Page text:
TV success beckons for the Cast of Cheers
The Cast of Cheers are one of the most unlikely success stories of the last few years. Having emerged in early 2010, they have spent the last few months touring all over the world. Guitarist and singer Conor Adams explains to Brian Hayes Curtin how the Cast of Cheers are different from other bands he has been in and their goals for their last album
The Cast of Cheers released their debut album ‘Chariot’ back in early 2010 without a record label and without having played a gig. This summer they released their new album ‘Family’ and have now played all over the world.
Conor has no particularly coherent explanation as to why ‘Chariots’, their free to download first album took off in such a big and surprising way. Their success was stunning in how unusual it was.
An unknown band records an album and decides to release it for free in January 2010 as they have no fans and have never played a gig. 150,000 downloads later and they have been played extensively on BBC radio.
Many bands have released albums for free but very few have achieved the success that the Cast of Cheers have in such a small amount of time. Their debut album had an instant appeal with its propulsive mix of math-rock and indie being both catchy and very fun. How much was it down to luck?
“There’s a lot of randomness to it. Mick from Adebisi Shank posted the album online and blogs got wind of it, and then radio. Right place, right time,” the singer says.
Conor adds that they have been compared to Foals and Bloc Party. He says they were influenced by them and mentions in passing that perhaps it helped that Bloc Party hadn’t released anything in years and Adebisi Shank had just released their second album to great acclaim.
“People say guitar music is dead and two years later guitar music is back,” he laughs.
Conor and other members of the band used to play in ABAM, which he describes as “complicated noise rock which wasn’t resonating with anyone”.
“I was adamant I wanted the new band to resonate with people, to get people’s heads nodding, although we went a bit weird with the guitars!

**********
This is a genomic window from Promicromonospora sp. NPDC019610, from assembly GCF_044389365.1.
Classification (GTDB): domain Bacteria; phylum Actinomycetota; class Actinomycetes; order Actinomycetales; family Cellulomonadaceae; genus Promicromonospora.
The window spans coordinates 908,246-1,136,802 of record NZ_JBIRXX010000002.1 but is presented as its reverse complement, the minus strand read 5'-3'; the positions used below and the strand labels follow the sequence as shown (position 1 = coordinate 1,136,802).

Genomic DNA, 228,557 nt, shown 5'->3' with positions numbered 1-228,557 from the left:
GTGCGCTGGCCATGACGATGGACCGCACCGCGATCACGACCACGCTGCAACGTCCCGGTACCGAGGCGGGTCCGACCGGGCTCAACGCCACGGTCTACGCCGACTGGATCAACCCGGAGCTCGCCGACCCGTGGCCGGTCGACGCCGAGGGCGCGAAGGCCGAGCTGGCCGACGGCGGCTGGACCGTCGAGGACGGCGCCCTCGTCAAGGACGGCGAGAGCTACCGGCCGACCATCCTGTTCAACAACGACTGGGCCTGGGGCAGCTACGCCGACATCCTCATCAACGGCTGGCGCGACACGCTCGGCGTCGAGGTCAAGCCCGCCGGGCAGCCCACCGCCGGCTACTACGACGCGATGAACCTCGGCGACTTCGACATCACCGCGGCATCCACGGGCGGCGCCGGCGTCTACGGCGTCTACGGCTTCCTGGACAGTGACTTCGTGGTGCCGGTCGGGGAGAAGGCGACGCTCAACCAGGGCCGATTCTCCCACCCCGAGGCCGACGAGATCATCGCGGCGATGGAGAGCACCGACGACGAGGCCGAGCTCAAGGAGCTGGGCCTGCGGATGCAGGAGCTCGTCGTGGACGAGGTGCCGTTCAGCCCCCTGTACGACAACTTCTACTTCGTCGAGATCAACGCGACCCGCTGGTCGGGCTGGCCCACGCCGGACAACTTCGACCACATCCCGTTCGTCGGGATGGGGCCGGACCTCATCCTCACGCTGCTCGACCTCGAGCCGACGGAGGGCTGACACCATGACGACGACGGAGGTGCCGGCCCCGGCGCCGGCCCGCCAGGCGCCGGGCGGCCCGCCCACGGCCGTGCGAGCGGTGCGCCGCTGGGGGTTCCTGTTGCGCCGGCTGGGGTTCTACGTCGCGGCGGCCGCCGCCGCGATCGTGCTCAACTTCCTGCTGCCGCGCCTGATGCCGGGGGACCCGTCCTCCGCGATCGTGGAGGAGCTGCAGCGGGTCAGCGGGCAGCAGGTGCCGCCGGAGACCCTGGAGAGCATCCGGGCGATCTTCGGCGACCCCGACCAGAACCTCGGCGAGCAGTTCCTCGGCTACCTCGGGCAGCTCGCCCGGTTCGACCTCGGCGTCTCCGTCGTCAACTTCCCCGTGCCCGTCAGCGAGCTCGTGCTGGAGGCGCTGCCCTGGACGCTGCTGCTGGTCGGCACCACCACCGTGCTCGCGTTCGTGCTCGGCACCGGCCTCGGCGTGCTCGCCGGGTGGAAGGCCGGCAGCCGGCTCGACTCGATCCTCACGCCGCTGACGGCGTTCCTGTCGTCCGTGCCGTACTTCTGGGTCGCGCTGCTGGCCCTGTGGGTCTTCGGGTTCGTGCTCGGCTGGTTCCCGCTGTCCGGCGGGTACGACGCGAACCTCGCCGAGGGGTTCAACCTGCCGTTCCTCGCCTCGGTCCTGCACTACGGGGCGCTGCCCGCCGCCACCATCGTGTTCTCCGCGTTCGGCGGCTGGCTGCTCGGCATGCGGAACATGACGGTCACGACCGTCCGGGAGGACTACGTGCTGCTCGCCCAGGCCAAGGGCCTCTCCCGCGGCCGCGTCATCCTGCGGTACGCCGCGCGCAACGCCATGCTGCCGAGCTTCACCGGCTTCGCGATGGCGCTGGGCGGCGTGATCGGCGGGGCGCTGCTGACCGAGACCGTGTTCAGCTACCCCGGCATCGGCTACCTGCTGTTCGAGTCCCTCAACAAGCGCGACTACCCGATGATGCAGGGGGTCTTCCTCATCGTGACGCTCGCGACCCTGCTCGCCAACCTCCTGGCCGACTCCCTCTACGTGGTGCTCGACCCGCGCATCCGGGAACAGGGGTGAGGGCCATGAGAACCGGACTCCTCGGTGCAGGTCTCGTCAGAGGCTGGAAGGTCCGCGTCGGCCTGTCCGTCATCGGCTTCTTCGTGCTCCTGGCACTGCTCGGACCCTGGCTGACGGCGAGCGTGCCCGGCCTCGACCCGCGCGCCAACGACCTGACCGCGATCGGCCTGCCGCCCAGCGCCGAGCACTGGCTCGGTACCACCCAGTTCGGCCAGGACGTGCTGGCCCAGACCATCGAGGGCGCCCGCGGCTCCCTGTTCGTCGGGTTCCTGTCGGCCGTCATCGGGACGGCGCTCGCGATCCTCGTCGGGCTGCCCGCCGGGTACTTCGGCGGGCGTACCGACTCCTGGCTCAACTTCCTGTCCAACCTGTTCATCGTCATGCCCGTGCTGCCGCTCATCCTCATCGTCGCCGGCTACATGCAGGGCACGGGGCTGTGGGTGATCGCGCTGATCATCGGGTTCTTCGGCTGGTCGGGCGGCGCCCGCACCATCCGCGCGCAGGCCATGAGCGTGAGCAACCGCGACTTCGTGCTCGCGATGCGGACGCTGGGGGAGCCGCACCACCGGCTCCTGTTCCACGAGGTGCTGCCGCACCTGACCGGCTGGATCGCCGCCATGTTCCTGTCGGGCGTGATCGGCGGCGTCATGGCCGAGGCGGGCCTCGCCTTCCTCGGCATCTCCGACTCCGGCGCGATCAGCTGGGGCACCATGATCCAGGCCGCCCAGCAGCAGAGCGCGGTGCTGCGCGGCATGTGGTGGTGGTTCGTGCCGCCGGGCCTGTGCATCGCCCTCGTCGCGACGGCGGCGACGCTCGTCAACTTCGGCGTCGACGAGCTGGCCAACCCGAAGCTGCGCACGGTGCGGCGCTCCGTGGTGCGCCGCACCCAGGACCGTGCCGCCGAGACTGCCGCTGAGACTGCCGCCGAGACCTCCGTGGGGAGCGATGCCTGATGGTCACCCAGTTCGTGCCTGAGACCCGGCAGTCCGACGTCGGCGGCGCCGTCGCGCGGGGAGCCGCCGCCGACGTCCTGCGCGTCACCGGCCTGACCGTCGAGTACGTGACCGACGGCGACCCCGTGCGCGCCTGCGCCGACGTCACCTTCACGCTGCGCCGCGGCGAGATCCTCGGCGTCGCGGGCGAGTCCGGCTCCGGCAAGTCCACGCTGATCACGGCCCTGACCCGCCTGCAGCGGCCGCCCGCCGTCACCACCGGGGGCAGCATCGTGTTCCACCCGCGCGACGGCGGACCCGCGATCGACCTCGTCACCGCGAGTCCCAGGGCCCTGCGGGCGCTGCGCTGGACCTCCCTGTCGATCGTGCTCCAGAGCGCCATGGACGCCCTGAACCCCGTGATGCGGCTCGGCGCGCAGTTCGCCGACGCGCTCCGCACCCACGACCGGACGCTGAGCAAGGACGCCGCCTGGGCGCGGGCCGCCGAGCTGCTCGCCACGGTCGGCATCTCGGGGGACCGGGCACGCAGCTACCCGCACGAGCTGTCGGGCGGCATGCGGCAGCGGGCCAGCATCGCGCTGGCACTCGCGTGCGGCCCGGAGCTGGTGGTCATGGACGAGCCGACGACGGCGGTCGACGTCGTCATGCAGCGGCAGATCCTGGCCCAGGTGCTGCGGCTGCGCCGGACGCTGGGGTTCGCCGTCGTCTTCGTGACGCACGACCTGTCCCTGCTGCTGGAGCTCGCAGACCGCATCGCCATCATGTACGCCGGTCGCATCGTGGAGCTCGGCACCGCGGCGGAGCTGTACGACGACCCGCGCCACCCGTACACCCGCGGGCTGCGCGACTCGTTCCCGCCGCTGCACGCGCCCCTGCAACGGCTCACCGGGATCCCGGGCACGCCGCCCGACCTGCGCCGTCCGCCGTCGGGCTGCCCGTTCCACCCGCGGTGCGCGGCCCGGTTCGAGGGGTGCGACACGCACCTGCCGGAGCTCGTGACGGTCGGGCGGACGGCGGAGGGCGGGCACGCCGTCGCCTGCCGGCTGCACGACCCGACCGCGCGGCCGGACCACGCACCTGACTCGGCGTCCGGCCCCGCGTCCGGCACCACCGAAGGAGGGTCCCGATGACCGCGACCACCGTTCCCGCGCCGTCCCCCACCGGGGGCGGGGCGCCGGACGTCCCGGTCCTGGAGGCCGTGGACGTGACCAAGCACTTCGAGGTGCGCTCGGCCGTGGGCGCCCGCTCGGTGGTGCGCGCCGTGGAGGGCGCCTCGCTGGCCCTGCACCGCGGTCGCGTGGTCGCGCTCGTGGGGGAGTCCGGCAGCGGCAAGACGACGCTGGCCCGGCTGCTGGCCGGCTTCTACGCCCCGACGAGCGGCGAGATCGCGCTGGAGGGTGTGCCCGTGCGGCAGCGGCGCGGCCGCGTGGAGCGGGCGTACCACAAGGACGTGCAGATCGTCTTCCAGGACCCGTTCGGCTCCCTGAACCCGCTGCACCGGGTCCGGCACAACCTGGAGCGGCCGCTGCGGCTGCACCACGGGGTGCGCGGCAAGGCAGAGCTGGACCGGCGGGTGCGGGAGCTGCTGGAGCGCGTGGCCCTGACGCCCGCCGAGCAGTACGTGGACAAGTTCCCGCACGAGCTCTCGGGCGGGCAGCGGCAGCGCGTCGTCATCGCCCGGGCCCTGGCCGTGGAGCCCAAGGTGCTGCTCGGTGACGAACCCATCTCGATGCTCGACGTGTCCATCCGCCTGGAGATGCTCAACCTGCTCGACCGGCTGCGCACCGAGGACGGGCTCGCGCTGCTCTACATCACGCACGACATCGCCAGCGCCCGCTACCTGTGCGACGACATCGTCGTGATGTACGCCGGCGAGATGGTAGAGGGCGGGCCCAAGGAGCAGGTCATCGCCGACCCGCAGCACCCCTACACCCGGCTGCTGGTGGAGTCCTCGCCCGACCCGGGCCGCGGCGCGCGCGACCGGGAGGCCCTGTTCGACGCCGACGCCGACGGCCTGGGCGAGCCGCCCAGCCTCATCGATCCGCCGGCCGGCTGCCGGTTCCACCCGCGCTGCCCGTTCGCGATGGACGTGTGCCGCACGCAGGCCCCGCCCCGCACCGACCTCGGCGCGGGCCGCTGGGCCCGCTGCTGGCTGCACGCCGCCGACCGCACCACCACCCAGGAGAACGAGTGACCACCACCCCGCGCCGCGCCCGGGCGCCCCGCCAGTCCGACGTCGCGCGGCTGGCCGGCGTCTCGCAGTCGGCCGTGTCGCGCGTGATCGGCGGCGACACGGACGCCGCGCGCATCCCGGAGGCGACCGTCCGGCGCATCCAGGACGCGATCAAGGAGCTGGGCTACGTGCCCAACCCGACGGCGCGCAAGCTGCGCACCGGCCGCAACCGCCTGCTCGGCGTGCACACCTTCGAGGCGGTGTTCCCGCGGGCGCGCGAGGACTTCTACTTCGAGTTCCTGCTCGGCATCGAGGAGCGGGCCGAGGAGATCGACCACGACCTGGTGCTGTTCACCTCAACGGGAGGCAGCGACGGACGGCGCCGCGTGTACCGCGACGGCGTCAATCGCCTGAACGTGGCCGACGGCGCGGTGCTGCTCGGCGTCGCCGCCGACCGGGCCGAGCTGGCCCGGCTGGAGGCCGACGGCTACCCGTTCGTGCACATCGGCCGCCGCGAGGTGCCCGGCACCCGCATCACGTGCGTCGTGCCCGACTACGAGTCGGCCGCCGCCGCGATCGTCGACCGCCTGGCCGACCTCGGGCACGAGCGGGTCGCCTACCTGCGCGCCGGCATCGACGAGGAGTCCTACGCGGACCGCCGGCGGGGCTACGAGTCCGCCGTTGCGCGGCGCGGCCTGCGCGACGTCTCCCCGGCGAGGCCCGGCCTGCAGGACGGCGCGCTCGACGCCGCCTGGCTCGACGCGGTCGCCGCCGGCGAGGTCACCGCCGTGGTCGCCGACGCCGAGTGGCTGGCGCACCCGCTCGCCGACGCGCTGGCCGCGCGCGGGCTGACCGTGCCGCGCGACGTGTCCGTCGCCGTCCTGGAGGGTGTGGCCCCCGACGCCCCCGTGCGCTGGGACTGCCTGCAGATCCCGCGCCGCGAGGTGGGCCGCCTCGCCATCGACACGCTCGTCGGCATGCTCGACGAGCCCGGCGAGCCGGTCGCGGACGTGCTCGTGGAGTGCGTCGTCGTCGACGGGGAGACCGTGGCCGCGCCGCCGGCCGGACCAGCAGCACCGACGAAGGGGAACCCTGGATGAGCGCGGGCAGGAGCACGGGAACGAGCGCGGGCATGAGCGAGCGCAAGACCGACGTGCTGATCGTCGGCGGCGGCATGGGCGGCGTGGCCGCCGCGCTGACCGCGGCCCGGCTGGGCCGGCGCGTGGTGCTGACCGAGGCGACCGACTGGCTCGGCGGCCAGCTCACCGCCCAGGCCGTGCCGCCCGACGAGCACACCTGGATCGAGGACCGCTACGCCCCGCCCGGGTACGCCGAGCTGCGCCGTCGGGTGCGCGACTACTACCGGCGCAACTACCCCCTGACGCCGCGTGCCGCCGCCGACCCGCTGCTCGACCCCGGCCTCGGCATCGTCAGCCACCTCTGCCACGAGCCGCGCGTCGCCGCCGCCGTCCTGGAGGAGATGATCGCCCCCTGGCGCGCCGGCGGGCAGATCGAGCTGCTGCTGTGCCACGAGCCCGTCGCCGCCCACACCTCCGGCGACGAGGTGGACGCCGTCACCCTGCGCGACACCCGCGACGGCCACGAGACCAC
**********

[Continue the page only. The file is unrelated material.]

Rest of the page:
“We achieved the first goal this time,” he says modestly. One of their goals with the new album is to travel with it. They are well on their way to doing with that with recent appearances in Australia and in festivals all over Europe. They will tour Switzerland and France soon.
“We achieved the goal with the first album, so this time we wanted make an album that made us sound better than we are.”
They play only their second gig in Cork city this week. “It is quite weird that we’ve only played Cork once. We did one Irish tour.” After that, they went off to England, from where they have just returned back to Dublin.
“We’ve been touring since spring and played quite a lot of summer festivals and even went to Australia.
That came about after a prominent Australian radio station called Triple J “caught onto the tracks and then we got some offers to play there. The festival we played was amazing. “It was a lunchtime set on the main stage and it was unbelievable!”
Conor reports that there was a very healthy attendance despite their never having played Australia before and the early time of the gig. “In England we were played quite a lot on BBC and toured quite a bit. In Australia it was bizarre.
“The reception to the new album was brilliant. ‘Chariot’ was more of an Irish thing really.
Second album ‘Family’ came out in April. “Reviews have been really good. We’ve recently been added to the NME Generation Next tour,” he says. Howler and Gross Magic join them.
There was a huge difference between how albums one and two were recorded. “With ‘Chariots’ songs were written a month or two weeks before the songs were recorded and bang, bang, bang,” he says.
For ‘Family’ things were a little different. They had almost a year between writing and recording to “mess the songs and see what stayed”. The songs were stripped back during recording and the band worked hard to get songs right.
For one song, ‘ Palace and Run’ this meant that Conor spent nine hours straight without a break recording one guitar riff. He was “ready to eat his guitar at the time”, but is delighted with the results now.
Laughing, he says the next goal is to play the O2, but you wouldn’t bet against them.
The Cast of Cheers play The Pavilion with support from Kowalski on Sunday 23 September at 9pm. Tickets are €10.